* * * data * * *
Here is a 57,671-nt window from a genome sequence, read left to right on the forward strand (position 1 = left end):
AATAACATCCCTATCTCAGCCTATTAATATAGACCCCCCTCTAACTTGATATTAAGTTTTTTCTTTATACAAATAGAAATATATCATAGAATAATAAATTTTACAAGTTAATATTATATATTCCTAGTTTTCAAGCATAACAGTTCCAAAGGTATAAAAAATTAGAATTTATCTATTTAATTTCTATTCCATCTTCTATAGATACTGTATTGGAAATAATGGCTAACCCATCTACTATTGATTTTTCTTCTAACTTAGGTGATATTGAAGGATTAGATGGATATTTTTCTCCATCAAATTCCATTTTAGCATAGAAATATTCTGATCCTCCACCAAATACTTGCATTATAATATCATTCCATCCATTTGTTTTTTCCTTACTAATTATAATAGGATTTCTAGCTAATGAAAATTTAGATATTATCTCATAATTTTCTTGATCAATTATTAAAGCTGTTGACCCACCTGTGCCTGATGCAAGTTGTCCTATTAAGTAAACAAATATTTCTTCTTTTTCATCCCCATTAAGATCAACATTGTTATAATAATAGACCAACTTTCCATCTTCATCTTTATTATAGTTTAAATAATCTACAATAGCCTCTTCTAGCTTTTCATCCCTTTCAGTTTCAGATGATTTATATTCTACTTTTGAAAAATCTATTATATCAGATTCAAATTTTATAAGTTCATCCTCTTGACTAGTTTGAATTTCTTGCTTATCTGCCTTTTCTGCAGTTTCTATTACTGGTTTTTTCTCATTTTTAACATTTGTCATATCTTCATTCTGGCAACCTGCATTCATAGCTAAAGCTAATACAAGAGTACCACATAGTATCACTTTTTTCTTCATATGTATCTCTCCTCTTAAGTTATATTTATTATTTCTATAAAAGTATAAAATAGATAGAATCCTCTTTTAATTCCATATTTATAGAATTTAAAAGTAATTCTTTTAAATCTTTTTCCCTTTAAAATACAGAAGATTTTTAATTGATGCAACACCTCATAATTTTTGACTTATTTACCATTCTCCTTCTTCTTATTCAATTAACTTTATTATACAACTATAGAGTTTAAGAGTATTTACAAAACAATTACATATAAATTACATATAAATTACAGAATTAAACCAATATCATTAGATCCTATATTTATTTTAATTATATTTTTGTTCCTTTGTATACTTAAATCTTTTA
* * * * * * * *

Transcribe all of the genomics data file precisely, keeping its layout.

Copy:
Here is a 57,671-nt window from a genome sequence, read left to right on the forward strand (position 1 = left end):
AATAACATCCCTATCTCAGCCTATTAATATAGACCCCCCTCTAACTTGATATTAAGTTTTTTCTTTATACAAATAGAAATATATCATAGAATAATAAATTTTACAAGTTAATATTATATATTCCTAGTTTTCAAGCATAACAGTTCCAAAGGTATAAAAAATTAGAATTTATCTATTTAATTTCTATTCCATCTTCTATAGATACTGTATTGGAAATAATGGCTAACCCATCTACTATTGATTTTTCTTCTAACTTAGGTGATATTGAAGGATTAGATGGATATTTTTCTCCATCAAATTCCATTTTAGCATAGAAATATTCTGATCCTCCACCAAATACTTGCATTATAATATCATTCCATCCATTTGTTTTTTCCTTACTAATTATAATAGGATTTCTAGCTAATGAAAATTTAGATATTATCTCATAATTTTCTTGATCAATTATTAAAGCTGTTGACCCACCTGTGCCTGATGCAAGTTGTCCTATTAAGTAAACAAATATTTCTTCTTTTTCATCCCCATTAAGATCAACATTGTTATAATAATAGACCAACTTTCCATCTTCATCTTTATTATAGTTTAAATAATCTACAATAGCCTCTTCTAGCTTTTCATCCCTTTCAGTTTCAGATGATTTATATTCTACTTTTGAAAAATCTATTATATCAGATTCAAATTTTATAAGTTCATCCTCTTGACTAGTTTGAATTTCTTGCTTATCTGCCTTTTCTGCAGTTTCTATTACTGGTTTTTTCTCATTTTTAACATTTGTCATATCTTCATTCTGGCAACCTGCATTCATAGCTAAAGCTAATACAAGAGTACCACATAGTATCACTTTTTTCTTCATATGTATCTCTCCTCTTAAGTTATATTTATTATTTCTATAAAAGTATAAAATAGATAGAATCCTCTTTTAATTCCATATTTATAGAATTTAAAAGTAATTCTTTTAAATCTTTTTCCCTTTAAAATACAGAAGATTTTTAATTGATGCAACACCTCATAATTTTTGACTTATTTACCATTCTCCTTCTTCTTATTCAATTAACTTTATTATACAACTATAGAGTTTAAGAGTATTTACAAAACAATTACATATAAATTACATATAAATTACAGAATTAAACCAATATCATTAGATCCTATATTTATTTTAATTATATTTTTGTTCCTTTGTATACTTAAATCTTTTA